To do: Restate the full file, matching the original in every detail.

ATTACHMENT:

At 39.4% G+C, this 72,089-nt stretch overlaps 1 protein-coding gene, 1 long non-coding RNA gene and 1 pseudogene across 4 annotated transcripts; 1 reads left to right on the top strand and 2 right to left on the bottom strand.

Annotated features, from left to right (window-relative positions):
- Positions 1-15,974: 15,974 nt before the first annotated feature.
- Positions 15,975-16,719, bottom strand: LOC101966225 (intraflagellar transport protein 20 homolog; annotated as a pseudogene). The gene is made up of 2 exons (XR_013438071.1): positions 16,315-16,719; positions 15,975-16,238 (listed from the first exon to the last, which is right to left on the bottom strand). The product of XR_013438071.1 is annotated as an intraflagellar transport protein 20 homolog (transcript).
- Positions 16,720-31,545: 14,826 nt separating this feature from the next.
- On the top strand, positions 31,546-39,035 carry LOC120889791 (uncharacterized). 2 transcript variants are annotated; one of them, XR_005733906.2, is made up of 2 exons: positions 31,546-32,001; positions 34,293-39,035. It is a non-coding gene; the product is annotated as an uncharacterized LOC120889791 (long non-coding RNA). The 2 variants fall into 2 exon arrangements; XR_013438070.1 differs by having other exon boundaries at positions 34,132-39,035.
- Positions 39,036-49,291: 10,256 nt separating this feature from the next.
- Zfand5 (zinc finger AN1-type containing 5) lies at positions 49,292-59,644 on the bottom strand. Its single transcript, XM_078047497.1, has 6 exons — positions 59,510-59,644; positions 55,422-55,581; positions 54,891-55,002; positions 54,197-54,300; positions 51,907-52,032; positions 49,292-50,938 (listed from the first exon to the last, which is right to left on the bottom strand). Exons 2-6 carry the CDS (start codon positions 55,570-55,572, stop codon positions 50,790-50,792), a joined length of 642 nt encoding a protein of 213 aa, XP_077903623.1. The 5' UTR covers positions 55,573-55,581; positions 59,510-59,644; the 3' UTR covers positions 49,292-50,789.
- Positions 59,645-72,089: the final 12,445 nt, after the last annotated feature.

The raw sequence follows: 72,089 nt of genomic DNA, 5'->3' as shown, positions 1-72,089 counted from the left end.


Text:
At 39.4% G+C, this 72,089-nt stretch overlaps 1 protein-coding gene, 1 long non-coding RNA gene and 1 pseudogene across 4 annotated transcripts; 1 reads left to right on the top strand and 2 right to left on the bottom strand.

Annotated features, from left to right (window-relative positions):
- Positions 1-15,974: 15,974 nt before the first annotated feature.
- Positions 15,975-16,719, bottom strand: LOC101966225 (intraflagellar transport protein 20 homolog; annotated as a pseudogene). The gene is made up of 2 exons (XR_013438071.1): positions 16,315-16,719; positions 15,975-16,238 (listed from the first exon to the last, which is right to left on the bottom strand). The product of XR_013438071.1 is annotated as an intraflagellar transport protein 20 homolog (transcript).
- Positions 16,720-31,545: 14,826 nt separating this feature from the next.
- On the top strand, positions 31,546-39,035 carry LOC120889791 (uncharacterized). 2 transcript variants are annotated; one of them, XR_005733906.2, is made up of 2 exons: positions 31,546-32,001; positions 34,293-39,035. It is a non-coding gene; the product is annotated as an uncharacterized LOC120889791 (long non-coding RNA). The 2 variants fall into 2 exon arrangements; XR_013438070.1 differs by having other exon boundaries at positions 34,132-39,035.
- Positions 39,036-49,291: 10,256 nt separating this feature from the next.
- Zfand5 (zinc finger AN1-type containing 5) lies at positions 49,292-59,644 on the bottom strand. Its single transcript, XM_078047497.1, has 6 exons — positions 59,510-59,644; positions 55,422-55,581; positions 54,891-55,002; positions 54,197-54,300; positions 51,907-52,032; positions 49,292-50,938 (listed from the first exon to the last, which is right to left on the bottom strand). Exons 2-6 carry the CDS (start codon positions 55,570-55,572, stop codon positions 50,790-50,792), a joined length of 642 nt encoding a protein of 213 aa, XP_077903623.1. The 5' UTR covers positions 55,573-55,581; positions 59,510-59,644; the 3' UTR covers positions 49,292-50,789.
- Positions 59,645-72,089: the final 12,445 nt, after the last annotated feature.

The raw sequence follows: 72,089 nt of genomic DNA, 5'->3' as shown, positions 1-72,089 counted from the left end.